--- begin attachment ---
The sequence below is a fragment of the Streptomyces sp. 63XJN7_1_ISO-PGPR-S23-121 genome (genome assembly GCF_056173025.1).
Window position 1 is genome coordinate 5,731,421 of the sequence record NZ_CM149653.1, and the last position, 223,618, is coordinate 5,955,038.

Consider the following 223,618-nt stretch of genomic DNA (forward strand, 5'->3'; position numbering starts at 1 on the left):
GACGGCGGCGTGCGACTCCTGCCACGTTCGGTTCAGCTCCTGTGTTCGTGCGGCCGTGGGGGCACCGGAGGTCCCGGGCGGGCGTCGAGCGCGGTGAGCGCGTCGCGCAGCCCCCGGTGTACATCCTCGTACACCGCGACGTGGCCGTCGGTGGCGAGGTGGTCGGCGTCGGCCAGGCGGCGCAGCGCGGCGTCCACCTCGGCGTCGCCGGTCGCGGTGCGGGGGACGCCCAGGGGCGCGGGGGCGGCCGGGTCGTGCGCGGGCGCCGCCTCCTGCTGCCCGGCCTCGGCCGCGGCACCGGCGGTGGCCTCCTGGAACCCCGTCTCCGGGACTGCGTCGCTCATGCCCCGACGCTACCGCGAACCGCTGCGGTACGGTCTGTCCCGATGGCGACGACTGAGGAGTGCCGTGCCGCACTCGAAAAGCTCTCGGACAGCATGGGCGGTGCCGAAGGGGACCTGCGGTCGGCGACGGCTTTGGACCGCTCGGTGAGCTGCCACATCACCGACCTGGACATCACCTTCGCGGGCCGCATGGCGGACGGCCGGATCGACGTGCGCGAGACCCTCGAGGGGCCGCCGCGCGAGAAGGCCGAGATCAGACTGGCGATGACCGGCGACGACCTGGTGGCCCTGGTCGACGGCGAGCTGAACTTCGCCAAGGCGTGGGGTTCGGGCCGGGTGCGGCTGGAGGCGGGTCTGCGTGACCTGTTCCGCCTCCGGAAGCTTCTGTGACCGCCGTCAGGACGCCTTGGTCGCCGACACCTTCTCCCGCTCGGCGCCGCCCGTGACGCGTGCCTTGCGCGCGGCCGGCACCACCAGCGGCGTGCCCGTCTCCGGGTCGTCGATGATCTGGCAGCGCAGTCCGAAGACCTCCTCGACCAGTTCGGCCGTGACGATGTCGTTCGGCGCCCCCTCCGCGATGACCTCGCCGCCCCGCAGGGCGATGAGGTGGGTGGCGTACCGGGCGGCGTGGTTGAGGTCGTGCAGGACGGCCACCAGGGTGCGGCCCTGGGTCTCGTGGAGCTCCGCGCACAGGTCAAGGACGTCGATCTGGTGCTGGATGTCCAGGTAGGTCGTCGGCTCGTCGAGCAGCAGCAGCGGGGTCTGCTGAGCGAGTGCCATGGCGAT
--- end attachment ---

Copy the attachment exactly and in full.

The sequence below is a fragment of the Streptomyces sp. 63XJN7_1_ISO-PGPR-S23-121 genome (genome assembly GCF_056173025.1).
Window position 1 is genome coordinate 5,731,421 of the sequence record NZ_CM149653.1, and the last position, 223,618, is coordinate 5,955,038.

Consider the following 223,618-nt stretch of genomic DNA (forward strand, 5'->3'; position numbering starts at 1 on the left):
GACGGCGGCGTGCGACTCCTGCCACGTTCGGTTCAGCTCCTGTGTTCGTGCGGCCGTGGGGGCACCGGAGGTCCCGGGCGGGCGTCGAGCGCGGTGAGCGCGTCGCGCAGCCCCCGGTGTACATCCTCGTACACCGCGACGTGGCCGTCGGTGGCGAGGTGGTCGGCGTCGGCCAGGCGGCGCAGCGCGGCGTCCACCTCGGCGTCGCCGGTCGCGGTGCGGGGGACGCCCAGGGGCGCGGGGGCGGCCGGGTCGTGCGCGGGCGCCGCCTCCTGCTGCCCGGCCTCGGCCGCGGCACCGGCGGTGGCCTCCTGGAACCCCGTCTCCGGGACTGCGTCGCTCATGCCCCGACGCTACCGCGAACCGCTGCGGTACGGTCTGTCCCGATGGCGACGACTGAGGAGTGCCGTGCCGCACTCGAAAAGCTCTCGGACAGCATGGGCGGTGCCGAAGGGGACCTGCGGTCGGCGACGGCTTTGGACCGCTCGGTGAGCTGCCACATCACCGACCTGGACATCACCTTCGCGGGCCGCATGGCGGACGGCCGGATCGACGTGCGCGAGACCCTCGAGGGGCCGCCGCGCGAGAAGGCCGAGATCAGACTGGCGATGACCGGCGACGACCTGGTGGCCCTGGTCGACGGCGAGCTGAACTTCGCCAAGGCGTGGGGTTCGGGCCGGGTGCGGCTGGAGGCGGGTCTGCGTGACCTGTTCCGCCTCCGGAAGCTTCTGTGACCGCCGTCAGGACGCCTTGGTCGCCGACACCTTCTCCCGCTCGGCGCCGCCCGTGACGCGTGCCTTGCGCGCGGCCGGCACCACCAGCGGCGTGCCCGTCTCCGGGTCGTCGATGATCTGGCAGCGCAGTCCGAAGACCTCCTCGACCAGTTCGGCCGTGACGATGTCGTTCGGCGCCCCCTCCGCGATGACCTCGCCGCCCCGCAGGGCGATGAGGTGGGTGGCGTACCGGGCGGCGTGGTTGAGGTCGTGCAGGACGGCCACCAGGGTGCGGCCCTGGGTCTCGTGGAGCTCCGCGCACAGGTCAAGGACGTCGATCTGGTGCTGGATGTCCAGGTAGGTCGTCGGCTCGTCGAGCAGCAGCAGCGGGGTCTGCTGAGCGAGTGCCATGGCGAT